Do not let these or any other reasons stop you from getting proper treatment. If you have panic disorder, you should get whatever help is necessary to overcome it, just as you would for any serious medical illness.
Do not be discouraged if some people say, "It's nothing to worry about," "It's just stress," "It's all in your head," or "Snap out of it." While they often mean well, the fact is that most people who do not have panic disorder do not understand that it is REAL and, therefore, tend to doubt its seriousness.
Most importantly, do not try to numb the effects of panic attacks with alcohol or other drugs. This will only make the problem worse.
Since panic disorder can mimic a variety of medical conditions, such as heart problems and digestive complaints, the first thing you should do is have a full medical evaluation.
Although it is important for you and your doctor to concentrate on your physical symptoms, you should not overlook other aspects of your attacks. You may want to re-read the questions at the beginning of this pamphlet and tell your doctor anything you notice about how your attacks make you feel and when they usually occur.
Information on both the physical and emotional aspects of the attacks can be very useful to the doctor in making a diagnosis. For example, the doctor will want to know if your attacks, or fear of having attacks, keep you from carrying out any of your normal activities.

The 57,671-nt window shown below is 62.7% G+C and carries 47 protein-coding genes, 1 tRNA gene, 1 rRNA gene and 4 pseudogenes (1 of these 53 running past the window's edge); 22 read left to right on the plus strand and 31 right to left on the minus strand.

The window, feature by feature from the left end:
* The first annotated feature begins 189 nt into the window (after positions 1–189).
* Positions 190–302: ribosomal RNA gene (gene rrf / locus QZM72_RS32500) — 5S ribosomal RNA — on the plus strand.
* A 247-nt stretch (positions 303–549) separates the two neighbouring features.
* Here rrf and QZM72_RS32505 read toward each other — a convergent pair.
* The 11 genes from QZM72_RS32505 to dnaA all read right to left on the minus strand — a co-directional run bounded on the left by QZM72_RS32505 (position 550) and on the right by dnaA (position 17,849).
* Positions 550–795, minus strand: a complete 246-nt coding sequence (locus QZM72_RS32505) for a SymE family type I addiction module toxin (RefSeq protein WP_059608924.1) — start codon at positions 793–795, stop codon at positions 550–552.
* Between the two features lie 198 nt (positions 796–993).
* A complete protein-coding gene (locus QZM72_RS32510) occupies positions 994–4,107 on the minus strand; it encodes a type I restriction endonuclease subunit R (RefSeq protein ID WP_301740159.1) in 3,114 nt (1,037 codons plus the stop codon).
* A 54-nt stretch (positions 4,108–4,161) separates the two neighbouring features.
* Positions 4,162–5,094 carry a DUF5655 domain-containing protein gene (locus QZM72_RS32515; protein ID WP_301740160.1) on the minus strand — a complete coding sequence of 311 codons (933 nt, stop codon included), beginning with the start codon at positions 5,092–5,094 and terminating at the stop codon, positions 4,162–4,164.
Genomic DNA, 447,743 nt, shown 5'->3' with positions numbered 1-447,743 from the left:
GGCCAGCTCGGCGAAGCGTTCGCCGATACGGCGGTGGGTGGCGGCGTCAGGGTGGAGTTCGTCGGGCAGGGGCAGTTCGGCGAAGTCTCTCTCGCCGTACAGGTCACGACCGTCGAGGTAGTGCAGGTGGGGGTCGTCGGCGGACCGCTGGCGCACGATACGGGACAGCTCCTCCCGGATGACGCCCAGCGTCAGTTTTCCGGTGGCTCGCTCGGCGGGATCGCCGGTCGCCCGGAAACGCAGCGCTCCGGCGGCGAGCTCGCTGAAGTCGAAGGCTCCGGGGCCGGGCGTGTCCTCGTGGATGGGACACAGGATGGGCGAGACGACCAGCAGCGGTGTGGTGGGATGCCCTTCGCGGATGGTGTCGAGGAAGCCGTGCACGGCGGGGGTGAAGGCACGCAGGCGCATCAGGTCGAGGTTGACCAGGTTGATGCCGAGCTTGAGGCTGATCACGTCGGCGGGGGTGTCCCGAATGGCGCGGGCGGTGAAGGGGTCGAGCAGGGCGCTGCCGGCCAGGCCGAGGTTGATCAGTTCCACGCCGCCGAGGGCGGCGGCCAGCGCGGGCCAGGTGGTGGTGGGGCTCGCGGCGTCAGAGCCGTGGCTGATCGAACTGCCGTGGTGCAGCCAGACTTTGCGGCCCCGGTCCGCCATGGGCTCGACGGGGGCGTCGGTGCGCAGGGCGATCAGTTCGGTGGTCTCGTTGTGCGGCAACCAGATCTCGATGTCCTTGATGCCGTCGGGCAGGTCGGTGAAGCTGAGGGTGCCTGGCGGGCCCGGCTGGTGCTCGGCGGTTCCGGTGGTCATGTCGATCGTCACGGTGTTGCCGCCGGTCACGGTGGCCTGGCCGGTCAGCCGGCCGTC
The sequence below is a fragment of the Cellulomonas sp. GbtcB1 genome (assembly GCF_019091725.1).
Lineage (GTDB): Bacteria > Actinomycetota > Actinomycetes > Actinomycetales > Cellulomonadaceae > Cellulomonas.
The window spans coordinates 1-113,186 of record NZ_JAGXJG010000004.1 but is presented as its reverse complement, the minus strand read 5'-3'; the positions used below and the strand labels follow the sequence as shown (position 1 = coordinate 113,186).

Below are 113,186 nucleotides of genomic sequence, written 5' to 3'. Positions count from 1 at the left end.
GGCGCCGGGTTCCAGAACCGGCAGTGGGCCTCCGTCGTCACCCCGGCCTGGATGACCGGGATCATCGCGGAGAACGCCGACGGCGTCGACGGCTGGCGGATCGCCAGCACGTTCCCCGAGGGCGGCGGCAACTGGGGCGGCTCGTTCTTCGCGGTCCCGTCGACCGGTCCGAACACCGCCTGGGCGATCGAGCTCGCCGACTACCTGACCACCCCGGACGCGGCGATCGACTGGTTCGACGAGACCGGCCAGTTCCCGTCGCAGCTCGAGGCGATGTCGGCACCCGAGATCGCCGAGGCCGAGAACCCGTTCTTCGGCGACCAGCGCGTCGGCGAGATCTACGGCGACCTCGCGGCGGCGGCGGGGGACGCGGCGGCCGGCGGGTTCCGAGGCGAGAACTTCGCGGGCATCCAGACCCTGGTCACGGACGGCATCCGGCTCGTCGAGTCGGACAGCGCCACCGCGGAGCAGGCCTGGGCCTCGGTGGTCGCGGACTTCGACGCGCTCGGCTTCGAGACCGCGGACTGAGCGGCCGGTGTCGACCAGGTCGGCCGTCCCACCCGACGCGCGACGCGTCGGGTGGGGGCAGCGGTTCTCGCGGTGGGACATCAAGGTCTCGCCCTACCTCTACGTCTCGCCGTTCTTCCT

Many people with panic disorder also suffer from depression—feelings of intense sadness, even hopelessness. Depression is accompanied by an impaired ability to think, concentrate, and enjoy the normal pleasures of life. Be sure to make your doctor aware of these symptoms as well. If you have been drinking or using drugs to try to control your symptoms, let your doctor know about that too.
Once you have been properly diagnosed, your doctor—perhaps in consultation with a mental health specialist—can help you determine which treatment is best for you.
Treatment for panic disorder can consist of taking a medication to adjust the chemicals in your body—just as you might take medicine to correct a thyroid imbalance.